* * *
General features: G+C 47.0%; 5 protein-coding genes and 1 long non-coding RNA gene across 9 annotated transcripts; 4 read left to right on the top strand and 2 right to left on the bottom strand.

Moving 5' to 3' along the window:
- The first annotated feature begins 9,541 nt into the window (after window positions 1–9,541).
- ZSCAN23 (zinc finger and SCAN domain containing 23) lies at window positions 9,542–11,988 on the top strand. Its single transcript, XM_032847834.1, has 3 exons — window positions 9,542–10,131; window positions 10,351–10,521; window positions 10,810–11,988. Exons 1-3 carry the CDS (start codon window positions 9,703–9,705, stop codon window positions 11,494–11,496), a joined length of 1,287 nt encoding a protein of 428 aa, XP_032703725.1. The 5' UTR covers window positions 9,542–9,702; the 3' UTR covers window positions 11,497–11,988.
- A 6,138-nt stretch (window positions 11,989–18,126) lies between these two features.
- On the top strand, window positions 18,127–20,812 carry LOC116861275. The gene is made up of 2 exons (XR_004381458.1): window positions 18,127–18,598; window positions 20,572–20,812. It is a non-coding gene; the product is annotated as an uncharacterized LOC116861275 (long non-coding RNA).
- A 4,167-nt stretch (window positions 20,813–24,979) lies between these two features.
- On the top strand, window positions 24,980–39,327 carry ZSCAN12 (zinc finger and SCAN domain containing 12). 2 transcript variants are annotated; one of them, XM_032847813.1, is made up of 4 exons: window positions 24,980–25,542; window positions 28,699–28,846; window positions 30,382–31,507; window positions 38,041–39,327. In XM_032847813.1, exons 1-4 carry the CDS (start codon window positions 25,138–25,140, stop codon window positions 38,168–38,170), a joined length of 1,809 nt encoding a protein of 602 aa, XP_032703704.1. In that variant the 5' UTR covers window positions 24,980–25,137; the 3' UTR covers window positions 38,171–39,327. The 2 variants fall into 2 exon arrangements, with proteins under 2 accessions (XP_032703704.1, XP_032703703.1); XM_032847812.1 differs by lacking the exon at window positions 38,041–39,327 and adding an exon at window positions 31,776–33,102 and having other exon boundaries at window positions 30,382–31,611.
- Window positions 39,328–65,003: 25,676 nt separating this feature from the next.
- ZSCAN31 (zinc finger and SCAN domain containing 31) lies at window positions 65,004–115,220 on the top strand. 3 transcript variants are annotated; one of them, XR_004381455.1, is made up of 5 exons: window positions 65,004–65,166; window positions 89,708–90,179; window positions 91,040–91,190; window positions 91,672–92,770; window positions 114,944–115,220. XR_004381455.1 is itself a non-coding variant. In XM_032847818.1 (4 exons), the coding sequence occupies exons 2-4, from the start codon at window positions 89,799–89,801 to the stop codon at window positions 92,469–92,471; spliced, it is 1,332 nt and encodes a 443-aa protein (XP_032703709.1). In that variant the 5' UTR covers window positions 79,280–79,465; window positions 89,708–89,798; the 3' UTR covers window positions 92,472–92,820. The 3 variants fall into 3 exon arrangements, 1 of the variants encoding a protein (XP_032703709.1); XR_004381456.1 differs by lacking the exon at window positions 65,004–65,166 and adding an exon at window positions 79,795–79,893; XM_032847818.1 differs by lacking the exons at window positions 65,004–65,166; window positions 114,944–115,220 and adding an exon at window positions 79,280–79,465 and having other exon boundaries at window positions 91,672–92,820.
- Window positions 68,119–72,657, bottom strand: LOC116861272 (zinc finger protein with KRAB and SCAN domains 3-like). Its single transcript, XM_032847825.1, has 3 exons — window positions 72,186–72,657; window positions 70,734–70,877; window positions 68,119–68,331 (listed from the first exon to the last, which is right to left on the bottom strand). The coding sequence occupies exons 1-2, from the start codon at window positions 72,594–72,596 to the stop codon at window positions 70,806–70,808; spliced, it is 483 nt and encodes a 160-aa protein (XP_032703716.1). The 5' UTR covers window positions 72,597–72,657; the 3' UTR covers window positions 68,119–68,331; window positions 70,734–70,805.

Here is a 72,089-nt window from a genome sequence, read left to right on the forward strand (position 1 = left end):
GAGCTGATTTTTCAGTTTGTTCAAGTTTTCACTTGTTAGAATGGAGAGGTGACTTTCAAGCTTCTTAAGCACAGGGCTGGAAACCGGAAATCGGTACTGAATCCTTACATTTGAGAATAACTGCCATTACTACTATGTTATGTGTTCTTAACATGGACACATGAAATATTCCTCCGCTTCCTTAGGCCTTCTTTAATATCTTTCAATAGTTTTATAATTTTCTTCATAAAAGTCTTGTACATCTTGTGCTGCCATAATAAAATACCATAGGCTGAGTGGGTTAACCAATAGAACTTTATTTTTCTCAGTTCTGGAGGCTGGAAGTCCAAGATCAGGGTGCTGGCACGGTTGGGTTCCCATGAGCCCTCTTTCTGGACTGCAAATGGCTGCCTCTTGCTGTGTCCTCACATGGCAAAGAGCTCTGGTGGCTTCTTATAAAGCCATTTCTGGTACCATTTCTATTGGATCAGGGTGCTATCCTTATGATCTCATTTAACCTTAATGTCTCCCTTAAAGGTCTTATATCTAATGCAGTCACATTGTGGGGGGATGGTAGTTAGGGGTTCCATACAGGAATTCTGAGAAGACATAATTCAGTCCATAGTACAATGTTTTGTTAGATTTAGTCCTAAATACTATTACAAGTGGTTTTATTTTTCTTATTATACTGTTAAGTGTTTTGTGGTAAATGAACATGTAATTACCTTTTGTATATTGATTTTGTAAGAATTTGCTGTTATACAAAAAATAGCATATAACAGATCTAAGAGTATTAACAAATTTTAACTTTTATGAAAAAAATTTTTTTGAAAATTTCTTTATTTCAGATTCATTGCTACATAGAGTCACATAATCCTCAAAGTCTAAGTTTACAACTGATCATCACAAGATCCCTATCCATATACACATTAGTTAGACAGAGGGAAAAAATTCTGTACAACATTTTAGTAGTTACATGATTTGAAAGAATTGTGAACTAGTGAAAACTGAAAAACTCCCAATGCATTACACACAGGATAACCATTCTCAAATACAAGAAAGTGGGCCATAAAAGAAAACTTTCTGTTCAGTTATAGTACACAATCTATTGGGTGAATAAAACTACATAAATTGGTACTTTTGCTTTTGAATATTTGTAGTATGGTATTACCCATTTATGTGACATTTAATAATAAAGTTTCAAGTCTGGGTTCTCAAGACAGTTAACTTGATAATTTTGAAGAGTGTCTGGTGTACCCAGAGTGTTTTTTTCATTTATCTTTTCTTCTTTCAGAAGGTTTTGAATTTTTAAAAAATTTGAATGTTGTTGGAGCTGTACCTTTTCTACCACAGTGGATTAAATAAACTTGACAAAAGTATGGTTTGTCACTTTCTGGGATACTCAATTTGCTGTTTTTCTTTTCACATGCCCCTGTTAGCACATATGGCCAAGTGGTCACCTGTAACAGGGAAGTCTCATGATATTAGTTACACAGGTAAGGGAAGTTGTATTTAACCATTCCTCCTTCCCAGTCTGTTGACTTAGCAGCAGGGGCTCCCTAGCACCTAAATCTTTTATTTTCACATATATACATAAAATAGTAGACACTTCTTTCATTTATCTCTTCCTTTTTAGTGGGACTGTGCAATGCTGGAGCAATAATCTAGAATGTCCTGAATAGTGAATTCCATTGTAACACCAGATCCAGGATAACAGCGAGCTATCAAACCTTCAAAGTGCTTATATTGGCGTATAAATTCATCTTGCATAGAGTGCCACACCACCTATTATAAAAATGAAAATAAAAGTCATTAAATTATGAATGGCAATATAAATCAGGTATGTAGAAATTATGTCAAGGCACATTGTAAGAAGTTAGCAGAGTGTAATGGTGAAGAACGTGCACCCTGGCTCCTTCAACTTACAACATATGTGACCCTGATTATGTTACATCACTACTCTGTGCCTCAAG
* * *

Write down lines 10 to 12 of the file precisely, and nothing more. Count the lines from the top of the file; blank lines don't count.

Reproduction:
- ZSCAN31 (zinc finger and SCAN domain containing 31) lies at window positions 65,004–115,220 on the top strand. 3 transcript variants are annotated; one of them, XR_004381455.1, is made up of 5 exons: window positions 65,004–65,166; window positions 89,708–90,179; window positions 91,040–91,190; window positions 91,672–92,770; window positions 114,944–115,220. XR_004381455.1 is itself a non-coding variant. In XM_032847818.1 (4 exons), the coding sequence occupies exons 2-4, from the start codon at window positions 89,799–89,801 to the stop codon at window positions 92,469–92,471; spliced, it is 1,332 nt and encodes a 443-aa protein (XP_032703709.1). In that variant the 5' UTR covers window positions 79,280–79,465; window positions 89,708–89,798; the 3' UTR covers window positions 92,472–92,820. The 3 variants fall into 3 exon arrangements, 1 of the variants encoding a protein (XP_032703709.1); XR_004381456.1 differs by lacking the exon at window positions 65,004–65,166 and adding an exon at window positions 79,795–79,893; XM_032847818.1 differs by lacking the exons at window positions 65,004–65,166; window positions 114,944–115,220 and adding an exon at window positions 79,280–79,465 and having other exon boundaries at window positions 91,672–92,820.
- Window positions 68,119–72,657, bottom strand: LOC116861272 (zinc finger protein with KRAB and SCAN domains 3-like). Its single transcript, XM_032847825.1, has 3 exons — window positions 72,186–72,657; window positions 70,734–70,877; window positions 68,119–68,331 (listed from the first exon to the last, which is right to left on the bottom strand). The coding sequence occupies exons 1-2, from the start codon at window positions 72,594–72,596 to the stop codon at window positions 70,806–70,808; spliced, it is 483 nt and encodes a 160-aa protein (XP_032703716.1). The 5' UTR covers window positions 72,597–72,657; the 3' UTR covers window positions 68,119–68,331; window positions 70,734–70,805.

Here is a 72,089-nt window from a genome sequence, read left to right on the forward strand (position 1 = left end):